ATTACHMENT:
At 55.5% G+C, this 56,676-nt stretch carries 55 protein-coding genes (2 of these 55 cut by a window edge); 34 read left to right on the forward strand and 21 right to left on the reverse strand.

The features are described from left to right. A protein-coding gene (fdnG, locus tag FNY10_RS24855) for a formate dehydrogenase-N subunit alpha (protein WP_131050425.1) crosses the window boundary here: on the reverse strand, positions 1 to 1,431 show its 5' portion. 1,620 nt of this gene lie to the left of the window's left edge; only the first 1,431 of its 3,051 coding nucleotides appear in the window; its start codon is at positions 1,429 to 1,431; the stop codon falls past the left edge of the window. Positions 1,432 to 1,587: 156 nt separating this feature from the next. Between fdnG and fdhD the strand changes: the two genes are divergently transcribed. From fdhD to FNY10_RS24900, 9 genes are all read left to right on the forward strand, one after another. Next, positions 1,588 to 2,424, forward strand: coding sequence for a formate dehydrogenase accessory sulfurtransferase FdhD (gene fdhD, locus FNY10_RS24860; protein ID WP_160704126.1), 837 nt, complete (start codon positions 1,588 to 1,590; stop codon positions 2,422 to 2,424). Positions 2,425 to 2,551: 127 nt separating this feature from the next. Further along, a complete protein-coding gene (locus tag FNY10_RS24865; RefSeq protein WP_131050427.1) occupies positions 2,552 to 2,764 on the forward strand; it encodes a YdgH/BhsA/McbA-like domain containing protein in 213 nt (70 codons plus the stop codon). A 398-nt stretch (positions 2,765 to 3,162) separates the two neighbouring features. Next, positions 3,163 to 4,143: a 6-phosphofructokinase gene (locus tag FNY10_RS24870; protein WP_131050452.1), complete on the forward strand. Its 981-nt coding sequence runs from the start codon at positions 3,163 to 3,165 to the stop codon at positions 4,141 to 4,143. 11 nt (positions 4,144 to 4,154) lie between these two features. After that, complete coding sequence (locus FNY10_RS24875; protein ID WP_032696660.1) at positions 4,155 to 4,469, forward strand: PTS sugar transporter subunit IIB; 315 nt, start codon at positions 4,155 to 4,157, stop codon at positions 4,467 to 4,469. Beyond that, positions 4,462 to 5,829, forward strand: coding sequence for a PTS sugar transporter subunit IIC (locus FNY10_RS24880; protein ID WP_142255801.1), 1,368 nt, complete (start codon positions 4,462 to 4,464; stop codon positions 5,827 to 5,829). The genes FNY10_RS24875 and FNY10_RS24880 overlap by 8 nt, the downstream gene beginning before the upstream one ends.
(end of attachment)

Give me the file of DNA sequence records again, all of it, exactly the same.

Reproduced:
At 55.5% G+C, this 56,676-nt stretch carries 55 protein-coding genes (2 of these 55 cut by a window edge); 34 read left to right on the forward strand and 21 right to left on the reverse strand.

The features are described from left to right. A protein-coding gene (fdnG, locus tag FNY10_RS24855) for a formate dehydrogenase-N subunit alpha (protein WP_131050425.1) crosses the window boundary here: on the reverse strand, positions 1 to 1,431 show its 5' portion. 1,620 nt of this gene lie to the left of the window's left edge; only the first 1,431 of its 3,051 coding nucleotides appear in the window; its start codon is at positions 1,429 to 1,431; the stop codon falls past the left edge of the window. Positions 1,432 to 1,587: 156 nt separating this feature from the next. Between fdnG and fdhD the strand changes: the two genes are divergently transcribed. From fdhD to FNY10_RS24900, 9 genes are all read left to right on the forward strand, one after another. Next, positions 1,588 to 2,424, forward strand: coding sequence for a formate dehydrogenase accessory sulfurtransferase FdhD (gene fdhD, locus FNY10_RS24860; protein ID WP_160704126.1), 837 nt, complete (start codon positions 1,588 to 1,590; stop codon positions 2,422 to 2,424). Positions 2,425 to 2,551: 127 nt separating this feature from the next. Further along, a complete protein-coding gene (locus tag FNY10_RS24865; RefSeq protein WP_131050427.1) occupies positions 2,552 to 2,764 on the forward strand; it encodes a YdgH/BhsA/McbA-like domain containing protein in 213 nt (70 codons plus the stop codon). A 398-nt stretch (positions 2,765 to 3,162) separates the two neighbouring features. Next, positions 3,163 to 4,143: a 6-phosphofructokinase gene (locus tag FNY10_RS24870; protein WP_131050452.1), complete on the forward strand. Its 981-nt coding sequence runs from the start codon at positions 3,163 to 3,165 to the stop codon at positions 4,141 to 4,143. 11 nt (positions 4,144 to 4,154) lie between these two features. After that, complete coding sequence (locus FNY10_RS24875; protein ID WP_032696660.1) at positions 4,155 to 4,469, forward strand: PTS sugar transporter subunit IIB; 315 nt, start codon at positions 4,155 to 4,157, stop codon at positions 4,467 to 4,469. Beyond that, positions 4,462 to 5,829, forward strand: coding sequence for a PTS sugar transporter subunit IIC (locus FNY10_RS24880; protein ID WP_142255801.1), 1,368 nt, complete (start codon positions 4,462 to 4,464; stop codon positions 5,827 to 5,829). The genes FNY10_RS24875 and FNY10_RS24880 overlap by 8 nt, the downstream gene beginning before the upstream one ends.